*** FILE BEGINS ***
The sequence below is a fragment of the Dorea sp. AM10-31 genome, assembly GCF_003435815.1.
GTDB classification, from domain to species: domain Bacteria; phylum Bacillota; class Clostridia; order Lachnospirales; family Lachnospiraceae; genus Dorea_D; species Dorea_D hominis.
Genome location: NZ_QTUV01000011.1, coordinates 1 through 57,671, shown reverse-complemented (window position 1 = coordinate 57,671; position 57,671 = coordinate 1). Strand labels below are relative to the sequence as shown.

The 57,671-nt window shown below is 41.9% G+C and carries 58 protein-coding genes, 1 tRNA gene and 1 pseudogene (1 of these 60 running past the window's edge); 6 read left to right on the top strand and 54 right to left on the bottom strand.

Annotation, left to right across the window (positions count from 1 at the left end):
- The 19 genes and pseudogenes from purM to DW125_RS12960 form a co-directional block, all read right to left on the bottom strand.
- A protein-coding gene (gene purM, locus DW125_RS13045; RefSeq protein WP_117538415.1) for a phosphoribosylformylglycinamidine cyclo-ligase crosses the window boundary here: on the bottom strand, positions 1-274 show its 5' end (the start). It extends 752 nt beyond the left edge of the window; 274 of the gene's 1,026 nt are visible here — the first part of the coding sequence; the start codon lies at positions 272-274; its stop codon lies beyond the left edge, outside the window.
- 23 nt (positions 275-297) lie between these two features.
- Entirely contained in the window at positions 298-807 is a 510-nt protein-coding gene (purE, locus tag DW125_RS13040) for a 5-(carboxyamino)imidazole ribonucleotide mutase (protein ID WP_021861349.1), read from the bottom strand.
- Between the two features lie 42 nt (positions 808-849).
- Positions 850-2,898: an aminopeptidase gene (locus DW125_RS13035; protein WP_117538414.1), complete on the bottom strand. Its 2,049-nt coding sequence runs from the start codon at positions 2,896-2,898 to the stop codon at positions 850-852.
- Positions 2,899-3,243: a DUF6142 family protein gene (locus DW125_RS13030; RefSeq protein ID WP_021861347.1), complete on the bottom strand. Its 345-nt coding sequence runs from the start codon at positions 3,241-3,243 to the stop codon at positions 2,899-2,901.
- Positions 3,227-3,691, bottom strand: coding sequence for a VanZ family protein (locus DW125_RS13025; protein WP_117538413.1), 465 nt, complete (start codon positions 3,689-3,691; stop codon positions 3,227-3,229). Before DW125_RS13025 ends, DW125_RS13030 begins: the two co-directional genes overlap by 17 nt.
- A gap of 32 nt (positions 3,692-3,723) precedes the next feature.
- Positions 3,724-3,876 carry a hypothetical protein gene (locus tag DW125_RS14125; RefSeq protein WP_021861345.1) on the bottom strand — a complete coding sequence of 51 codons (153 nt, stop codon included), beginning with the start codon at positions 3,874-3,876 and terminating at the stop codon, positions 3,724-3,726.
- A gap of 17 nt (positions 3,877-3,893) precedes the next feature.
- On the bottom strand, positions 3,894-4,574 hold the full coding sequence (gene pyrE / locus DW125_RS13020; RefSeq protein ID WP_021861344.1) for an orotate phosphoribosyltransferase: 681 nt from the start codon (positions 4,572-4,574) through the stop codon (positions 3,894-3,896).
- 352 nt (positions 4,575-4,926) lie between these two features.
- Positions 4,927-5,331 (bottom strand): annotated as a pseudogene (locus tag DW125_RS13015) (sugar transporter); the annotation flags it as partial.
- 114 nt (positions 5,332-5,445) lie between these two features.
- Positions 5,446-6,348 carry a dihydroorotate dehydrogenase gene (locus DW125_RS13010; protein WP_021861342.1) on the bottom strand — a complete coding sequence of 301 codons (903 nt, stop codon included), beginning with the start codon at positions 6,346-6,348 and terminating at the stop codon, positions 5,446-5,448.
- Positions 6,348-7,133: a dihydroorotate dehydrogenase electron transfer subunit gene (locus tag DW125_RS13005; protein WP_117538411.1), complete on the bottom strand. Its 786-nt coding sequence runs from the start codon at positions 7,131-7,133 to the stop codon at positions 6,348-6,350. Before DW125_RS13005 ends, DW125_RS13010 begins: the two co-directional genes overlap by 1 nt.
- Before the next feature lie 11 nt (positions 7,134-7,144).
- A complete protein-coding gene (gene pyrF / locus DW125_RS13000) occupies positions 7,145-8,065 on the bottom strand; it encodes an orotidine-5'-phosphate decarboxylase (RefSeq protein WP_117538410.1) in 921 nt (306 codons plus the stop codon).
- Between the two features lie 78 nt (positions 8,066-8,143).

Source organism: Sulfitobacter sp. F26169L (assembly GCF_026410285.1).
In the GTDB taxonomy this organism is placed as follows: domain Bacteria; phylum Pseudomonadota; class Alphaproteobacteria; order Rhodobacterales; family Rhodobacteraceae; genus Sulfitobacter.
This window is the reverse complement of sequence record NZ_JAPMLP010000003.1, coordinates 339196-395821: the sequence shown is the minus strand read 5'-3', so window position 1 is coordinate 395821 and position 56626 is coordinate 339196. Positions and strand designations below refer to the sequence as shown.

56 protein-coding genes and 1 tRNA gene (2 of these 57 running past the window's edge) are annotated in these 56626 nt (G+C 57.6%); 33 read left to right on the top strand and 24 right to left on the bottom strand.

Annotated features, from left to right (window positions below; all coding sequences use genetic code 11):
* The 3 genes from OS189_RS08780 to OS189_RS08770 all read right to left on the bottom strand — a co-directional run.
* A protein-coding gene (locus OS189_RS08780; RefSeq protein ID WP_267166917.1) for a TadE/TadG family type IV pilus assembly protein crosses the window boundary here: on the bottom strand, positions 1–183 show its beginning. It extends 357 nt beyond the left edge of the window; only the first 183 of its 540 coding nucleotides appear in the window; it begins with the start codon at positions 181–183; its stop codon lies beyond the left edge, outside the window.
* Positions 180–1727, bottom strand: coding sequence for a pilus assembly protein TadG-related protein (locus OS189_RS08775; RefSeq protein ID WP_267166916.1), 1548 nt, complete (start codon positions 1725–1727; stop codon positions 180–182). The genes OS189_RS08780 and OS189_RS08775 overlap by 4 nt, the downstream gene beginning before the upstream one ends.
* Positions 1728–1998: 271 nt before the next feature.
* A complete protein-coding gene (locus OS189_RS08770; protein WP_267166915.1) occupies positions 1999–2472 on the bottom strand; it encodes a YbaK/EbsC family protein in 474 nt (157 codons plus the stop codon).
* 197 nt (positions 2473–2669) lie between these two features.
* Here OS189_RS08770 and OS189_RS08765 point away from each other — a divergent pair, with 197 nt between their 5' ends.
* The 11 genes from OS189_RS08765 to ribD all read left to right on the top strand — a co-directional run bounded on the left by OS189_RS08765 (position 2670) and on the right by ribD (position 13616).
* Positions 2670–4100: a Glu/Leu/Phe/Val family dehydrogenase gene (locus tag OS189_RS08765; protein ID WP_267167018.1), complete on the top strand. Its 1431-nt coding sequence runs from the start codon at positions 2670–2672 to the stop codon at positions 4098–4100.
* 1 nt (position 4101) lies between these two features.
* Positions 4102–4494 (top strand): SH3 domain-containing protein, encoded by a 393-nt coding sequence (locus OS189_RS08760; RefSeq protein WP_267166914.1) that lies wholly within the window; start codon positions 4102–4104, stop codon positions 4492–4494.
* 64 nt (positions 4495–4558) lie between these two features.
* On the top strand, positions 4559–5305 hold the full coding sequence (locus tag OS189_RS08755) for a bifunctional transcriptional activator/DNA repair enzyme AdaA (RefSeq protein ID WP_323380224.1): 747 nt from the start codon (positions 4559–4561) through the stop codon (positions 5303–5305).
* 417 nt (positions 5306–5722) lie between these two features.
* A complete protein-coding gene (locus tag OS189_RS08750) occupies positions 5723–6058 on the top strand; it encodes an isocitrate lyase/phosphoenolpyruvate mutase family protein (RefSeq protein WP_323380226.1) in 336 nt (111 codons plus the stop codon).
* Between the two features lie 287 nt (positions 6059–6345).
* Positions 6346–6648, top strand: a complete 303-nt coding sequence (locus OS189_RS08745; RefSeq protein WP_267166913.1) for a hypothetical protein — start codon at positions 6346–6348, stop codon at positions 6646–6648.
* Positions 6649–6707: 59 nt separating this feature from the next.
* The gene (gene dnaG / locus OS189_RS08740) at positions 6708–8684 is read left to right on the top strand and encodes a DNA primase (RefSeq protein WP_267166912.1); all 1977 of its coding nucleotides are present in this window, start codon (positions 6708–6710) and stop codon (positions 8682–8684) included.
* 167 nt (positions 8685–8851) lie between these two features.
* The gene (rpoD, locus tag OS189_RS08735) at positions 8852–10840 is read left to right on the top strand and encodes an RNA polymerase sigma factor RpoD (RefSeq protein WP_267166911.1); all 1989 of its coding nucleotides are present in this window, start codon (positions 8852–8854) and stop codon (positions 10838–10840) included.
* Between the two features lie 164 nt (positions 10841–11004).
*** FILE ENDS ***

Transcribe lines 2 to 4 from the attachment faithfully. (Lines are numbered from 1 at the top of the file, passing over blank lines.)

GTDB classification, from domain to species: domain Bacteria; phylum Bacillota; class Clostridia; order Lachnospirales; family Lachnospiraceae; genus Dorea_D; species Dorea_D hominis.
Genome location: NZ_QTUV01000011.1, coordinates 1 through 57,671, shown reverse-complemented (window position 1 = coordinate 57,671; position 57,671 = coordinate 1). Strand labels below are relative to the sequence as shown.

The 57,671-nt window shown below is 41.9% G+C and carries 58 protein-coding genes, 1 tRNA gene and 1 pseudogene (1 of these 60 running past the window's edge); 6 read left to right on the top strand and 54 right to left on the bottom strand.